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Shadow Tactics: Blades of the Shogun

Platform(s): PC, PlayStation 4, Xbox One
Genre: RPG/Strategy
Publisher: Daedalic Entertainment
Developer: Mimimi Productions
Release Date: Aug. 1, 2017 (US), July 27, 2017 (EU)

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PS4 Review - 'Shadow Tactics: Blades of the Shogun'

by Michael Keener on Sept. 7, 2017 @ 1:00 a.m. PDT

Shadow Tactics: Blades of the Shogun is a real-time tactics game with stealth elements set during the Edo period of ancient Japan, time of the Shogun, Ninjas and Samurai.

Buy Shadow Tactics: Blades of the Shogun

Shadow Tactics: Blades of the Shogun is a real-time, stealth-based tactical game that takes place during Japan's Edo period. Although it has some fictitious characters, plot points and settings, everything about the title feels authentic. The game was released on the PC in 2016 but has finally made its way to consoles. The controls have been more than well translated from the mouse and keyboard to gamepads, and everything that had previously made it such a highly acclaimed title has been carried over as well.

Shadow Tactics plays in an isometric view that can be panned, rotated and zoomed, thanks to a very well-implemented camera system. Characters are quick and responsive, and so are their actions. Characters can perform whatever players want: attacking, climbing, crouching, and jumping across gaps and between structures. Since this is a real-time strategy title, players need to make plenty of quick decisions and timely considerations. Finding the perfect balance is tough but extremely rewarding when everything is executed smoothly.


Learning to control the camera is the top priority, so observing the enemy actions, patrols and positions can be done efficiently. When players are prepared to move across a courtyard or across the top of the buildings, committing completely to the original plan occasionally means failure. You'll need to make last-second adjustments when the enemy patrol shifts slightly in an unexpected way or a civilian works on the boxes that were going to serve as a hiding spot. Civilians wont attack, but they'll be swift to notify a nearby guard of the presence of an intruder.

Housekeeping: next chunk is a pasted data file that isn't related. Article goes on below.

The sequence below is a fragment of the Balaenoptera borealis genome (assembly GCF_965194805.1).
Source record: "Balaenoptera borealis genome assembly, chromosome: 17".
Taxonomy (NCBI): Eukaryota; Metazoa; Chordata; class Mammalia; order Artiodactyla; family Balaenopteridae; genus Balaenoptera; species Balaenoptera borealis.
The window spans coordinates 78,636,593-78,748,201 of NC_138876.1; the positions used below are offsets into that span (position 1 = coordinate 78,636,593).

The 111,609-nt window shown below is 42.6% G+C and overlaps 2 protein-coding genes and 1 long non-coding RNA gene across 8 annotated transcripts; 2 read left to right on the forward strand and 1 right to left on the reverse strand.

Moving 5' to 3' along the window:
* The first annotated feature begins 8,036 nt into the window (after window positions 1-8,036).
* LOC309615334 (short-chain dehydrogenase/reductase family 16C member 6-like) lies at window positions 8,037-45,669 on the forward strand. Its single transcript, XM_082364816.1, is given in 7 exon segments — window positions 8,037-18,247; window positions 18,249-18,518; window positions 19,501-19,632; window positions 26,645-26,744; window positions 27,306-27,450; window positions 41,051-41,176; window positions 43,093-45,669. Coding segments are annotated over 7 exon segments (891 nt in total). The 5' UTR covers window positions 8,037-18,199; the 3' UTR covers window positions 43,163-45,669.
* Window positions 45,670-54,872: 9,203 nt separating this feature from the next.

There are three different difficulty levels, but generally, Shadow Tactics is a challenge regardless of which one you pick. The gameplay can get extremely difficult, and no time is wasted before throwing the player into action. You learn everything you need during the first mission, which is more or less a tutorial level. A few tricks that are taught are throwing rocks to distract guards, whistling, setting traps, and using the environment to evade or kill guards.

The whole system works but allows players to be creative. There is never one sole solution to a predicament but several of them. This ultimately leads to high replay value, since you may not remember how you made it across the huge maps the first time. There are over a dozen missions to play, and each one takes players to a place different enough from the one before and after it, although they're all in the same theme.


The main thing that jumps out after loading a mission is the beauty of the game world. Isometric views usually take me out of immersion, and I was initially concerned that the same thing would occur in Shadow Tactics, but once I learned how to use the camera, I fell in love with the 3-D environments. There's a lot of variety and intricacy in the game world, and everything within has a life of its own, from the Japanese gardens to the snowy towns and oceanside cliffs.

The musical choice is just as fitting and exactly what's expected given the setting. The impressive part is with the voice acting, which the game has in more than a few languages, and they are extremely well done. I used English, and I was more than happy to hear how convincing the speech was. The characters have interesting dialogue choices that distinguished them while also helping the player feel connected to them.


Shadow Tactics shows hints of Hitman gameplay mixed with 2016's Aragami, all in an isometric and slightly more difficult way. It's not necessarily unforgiving, but bump up the difficulty level to hardcore, and you'll abuse the quick save function. It comes with a hefty price tag, but once you master the camera controls, the gameplay is addictive, and the worlds are extremely polished and beautiful to watch for extended periods of time.

I can't recommend Shadow Tactics: Blades of the Shogun enough to fans of strategy and stealth titles. There is a high level of replay value, and there's a sandbox feel to the levels, so players can determine how to beat them in a variety of ways. The only thing holding it back is the lack of co-op, which makes every game better since I can play it with my younger brother. I have no doubt that there will be a sequel in the future, and if it is anything like this one, I'm already saving my pennies to get it on day one.

Score: 9.0/10



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